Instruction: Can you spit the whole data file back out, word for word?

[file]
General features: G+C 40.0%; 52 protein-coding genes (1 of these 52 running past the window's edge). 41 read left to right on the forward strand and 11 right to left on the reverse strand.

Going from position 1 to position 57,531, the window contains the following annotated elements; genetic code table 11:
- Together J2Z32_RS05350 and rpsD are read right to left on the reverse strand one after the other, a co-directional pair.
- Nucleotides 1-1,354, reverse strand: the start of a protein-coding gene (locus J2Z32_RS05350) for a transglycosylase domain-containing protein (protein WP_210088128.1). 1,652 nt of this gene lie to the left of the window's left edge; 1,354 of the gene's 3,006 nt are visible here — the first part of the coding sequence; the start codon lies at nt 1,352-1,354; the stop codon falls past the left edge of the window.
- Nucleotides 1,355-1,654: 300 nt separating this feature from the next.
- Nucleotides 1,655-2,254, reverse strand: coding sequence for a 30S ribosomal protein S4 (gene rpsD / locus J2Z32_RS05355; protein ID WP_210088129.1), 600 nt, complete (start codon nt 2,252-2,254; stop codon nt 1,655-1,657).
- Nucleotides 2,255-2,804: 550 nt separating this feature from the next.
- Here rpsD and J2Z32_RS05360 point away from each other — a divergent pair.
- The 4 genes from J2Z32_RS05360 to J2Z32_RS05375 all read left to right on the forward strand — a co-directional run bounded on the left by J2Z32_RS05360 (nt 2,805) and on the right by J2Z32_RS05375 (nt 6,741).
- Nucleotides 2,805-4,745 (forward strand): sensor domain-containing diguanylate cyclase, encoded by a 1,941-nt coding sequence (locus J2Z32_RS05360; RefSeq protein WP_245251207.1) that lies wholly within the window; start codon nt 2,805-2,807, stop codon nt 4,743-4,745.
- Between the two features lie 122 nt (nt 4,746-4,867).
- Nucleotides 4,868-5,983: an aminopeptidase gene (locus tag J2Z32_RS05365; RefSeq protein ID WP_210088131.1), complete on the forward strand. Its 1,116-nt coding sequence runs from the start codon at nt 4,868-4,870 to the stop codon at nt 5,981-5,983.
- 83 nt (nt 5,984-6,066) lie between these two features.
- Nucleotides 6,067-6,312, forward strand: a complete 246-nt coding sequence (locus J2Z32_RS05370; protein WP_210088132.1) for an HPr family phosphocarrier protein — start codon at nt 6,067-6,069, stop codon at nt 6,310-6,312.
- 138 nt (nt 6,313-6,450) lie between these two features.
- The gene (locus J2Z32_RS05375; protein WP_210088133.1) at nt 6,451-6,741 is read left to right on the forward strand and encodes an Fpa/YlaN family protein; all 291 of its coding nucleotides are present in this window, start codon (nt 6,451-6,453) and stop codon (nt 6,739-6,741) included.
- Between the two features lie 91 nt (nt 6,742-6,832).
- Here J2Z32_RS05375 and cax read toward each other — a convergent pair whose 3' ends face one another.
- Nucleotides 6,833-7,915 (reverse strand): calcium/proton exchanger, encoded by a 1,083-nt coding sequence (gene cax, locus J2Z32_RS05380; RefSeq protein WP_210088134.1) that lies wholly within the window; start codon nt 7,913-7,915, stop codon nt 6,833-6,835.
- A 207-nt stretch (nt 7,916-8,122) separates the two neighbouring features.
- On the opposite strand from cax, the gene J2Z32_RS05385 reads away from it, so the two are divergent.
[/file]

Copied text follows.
General features: G+C 40.0%; 52 protein-coding genes (1 of these 52 running past the window's edge). 41 read left to right on the forward strand and 11 right to left on the reverse strand.

Going from position 1 to position 57,531, the window contains the following annotated elements; genetic code table 11:
- Together J2Z32_RS05350 and rpsD are read right to left on the reverse strand one after the other, a co-directional pair.
- Nucleotides 1-1,354, reverse strand: the start of a protein-coding gene (locus J2Z32_RS05350) for a transglycosylase domain-containing protein (protein WP_210088128.1). 1,652 nt of this gene lie to the left of the window's left edge; 1,354 of the gene's 3,006 nt are visible here — the first part of the coding sequence; the start codon lies at nt 1,352-1,354; the stop codon falls past the left edge of the window.
- Nucleotides 1,355-1,654: 300 nt separating this feature from the next.
- Nucleotides 1,655-2,254, reverse strand: coding sequence for a 30S ribosomal protein S4 (gene rpsD / locus J2Z32_RS05355; protein ID WP_210088129.1), 600 nt, complete (start codon nt 2,252-2,254; stop codon nt 1,655-1,657).
- Nucleotides 2,255-2,804: 550 nt separating this feature from the next.
- Here rpsD and J2Z32_RS05360 point away from each other — a divergent pair.
- The 4 genes from J2Z32_RS05360 to J2Z32_RS05375 all read left to right on the forward strand — a co-directional run bounded on the left by J2Z32_RS05360 (nt 2,805) and on the right by J2Z32_RS05375 (nt 6,741).
- Nucleotides 2,805-4,745 (forward strand): sensor domain-containing diguanylate cyclase, encoded by a 1,941-nt coding sequence (locus J2Z32_RS05360; RefSeq protein WP_245251207.1) that lies wholly within the window; start codon nt 2,805-2,807, stop codon nt 4,743-4,745.
- Between the two features lie 122 nt (nt 4,746-4,867).
- Nucleotides 4,868-5,983: an aminopeptidase gene (locus tag J2Z32_RS05365; RefSeq protein ID WP_210088131.1), complete on the forward strand. Its 1,116-nt coding sequence runs from the start codon at nt 4,868-4,870 to the stop codon at nt 5,981-5,983.
- 83 nt (nt 5,984-6,066) lie between these two features.
- Nucleotides 6,067-6,312, forward strand: a complete 246-nt coding sequence (locus J2Z32_RS05370; protein WP_210088132.1) for an HPr family phosphocarrier protein — start codon at nt 6,067-6,069, stop codon at nt 6,310-6,312.
- 138 nt (nt 6,313-6,450) lie between these two features.
- The gene (locus J2Z32_RS05375; protein WP_210088133.1) at nt 6,451-6,741 is read left to right on the forward strand and encodes an Fpa/YlaN family protein; all 291 of its coding nucleotides are present in this window, start codon (nt 6,451-6,453) and stop codon (nt 6,739-6,741) included.
- Between the two features lie 91 nt (nt 6,742-6,832).
- Here J2Z32_RS05375 and cax read toward each other — a convergent pair whose 3' ends face one another.
- Nucleotides 6,833-7,915 (reverse strand): calcium/proton exchanger, encoded by a 1,083-nt coding sequence (gene cax, locus J2Z32_RS05380; RefSeq protein WP_210088134.1) that lies wholly within the window; start codon nt 7,913-7,915, stop codon nt 6,833-6,835.
- A 207-nt stretch (nt 7,916-8,122) separates the two neighbouring features.
- On the opposite strand from cax, the gene J2Z32_RS05385 reads away from it, so the two are divergent.